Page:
Which came first, the language or the thought?


Philosophers have debated this question for thousands of years. The most extreme view suggests that language determines all thought. This view would mean that if you did not have a word for something, you would be unable to think about it. Three major child development theorists all agree that language is linked to cognitive development, but each has a different view on its role in thought. Bruner suggested that language is essential for abstract or 'symbolic thinking' and that without language, higher level thinking could not be achieved.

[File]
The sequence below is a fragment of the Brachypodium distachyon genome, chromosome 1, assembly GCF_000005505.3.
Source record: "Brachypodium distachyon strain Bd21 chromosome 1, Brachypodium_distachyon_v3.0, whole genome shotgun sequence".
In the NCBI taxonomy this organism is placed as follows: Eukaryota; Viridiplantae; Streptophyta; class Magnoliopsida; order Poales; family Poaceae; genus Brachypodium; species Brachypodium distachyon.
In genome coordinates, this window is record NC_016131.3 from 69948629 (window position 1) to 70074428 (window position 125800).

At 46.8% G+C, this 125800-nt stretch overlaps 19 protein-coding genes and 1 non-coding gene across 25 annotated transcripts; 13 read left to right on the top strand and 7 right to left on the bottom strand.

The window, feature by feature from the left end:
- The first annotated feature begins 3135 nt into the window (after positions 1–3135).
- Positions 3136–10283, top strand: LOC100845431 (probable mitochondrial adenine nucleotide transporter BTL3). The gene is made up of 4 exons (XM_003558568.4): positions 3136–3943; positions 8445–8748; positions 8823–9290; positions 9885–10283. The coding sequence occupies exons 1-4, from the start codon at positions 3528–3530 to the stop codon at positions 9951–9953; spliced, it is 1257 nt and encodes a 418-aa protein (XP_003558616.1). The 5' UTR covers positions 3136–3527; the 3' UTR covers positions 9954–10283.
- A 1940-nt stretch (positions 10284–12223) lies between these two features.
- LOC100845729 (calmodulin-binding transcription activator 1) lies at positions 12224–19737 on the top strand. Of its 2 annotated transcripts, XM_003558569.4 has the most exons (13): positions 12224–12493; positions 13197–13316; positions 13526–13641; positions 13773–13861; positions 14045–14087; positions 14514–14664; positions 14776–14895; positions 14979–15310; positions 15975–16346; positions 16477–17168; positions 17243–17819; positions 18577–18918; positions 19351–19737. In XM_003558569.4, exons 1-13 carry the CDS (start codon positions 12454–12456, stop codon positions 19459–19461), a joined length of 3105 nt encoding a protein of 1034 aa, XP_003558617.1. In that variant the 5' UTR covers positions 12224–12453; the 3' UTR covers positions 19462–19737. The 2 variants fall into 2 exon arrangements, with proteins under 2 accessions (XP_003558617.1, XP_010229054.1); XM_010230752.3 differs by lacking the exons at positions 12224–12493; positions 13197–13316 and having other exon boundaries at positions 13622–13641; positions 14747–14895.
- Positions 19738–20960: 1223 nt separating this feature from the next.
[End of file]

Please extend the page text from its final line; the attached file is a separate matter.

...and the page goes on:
Philosophers have debated this question for thousands of years. The most extreme view suggests that language determines all thought. This view would mean that if you did not have a word for something, you would be unable to think about it.

Three major child development theorists all agree that language is linked to cognitive development, but each has a different view on its role in thought. Bruner suggested that language is essential for abstract or 'symbolic thinking' and that without language, higher level thinking could not be achieved.

Piaget believed that language developed out of cognitive development and was the tool rather than the cause. Vygotsky took the view that language and thought develop separately until the age of around two years, when they merge, allowing rational speech.

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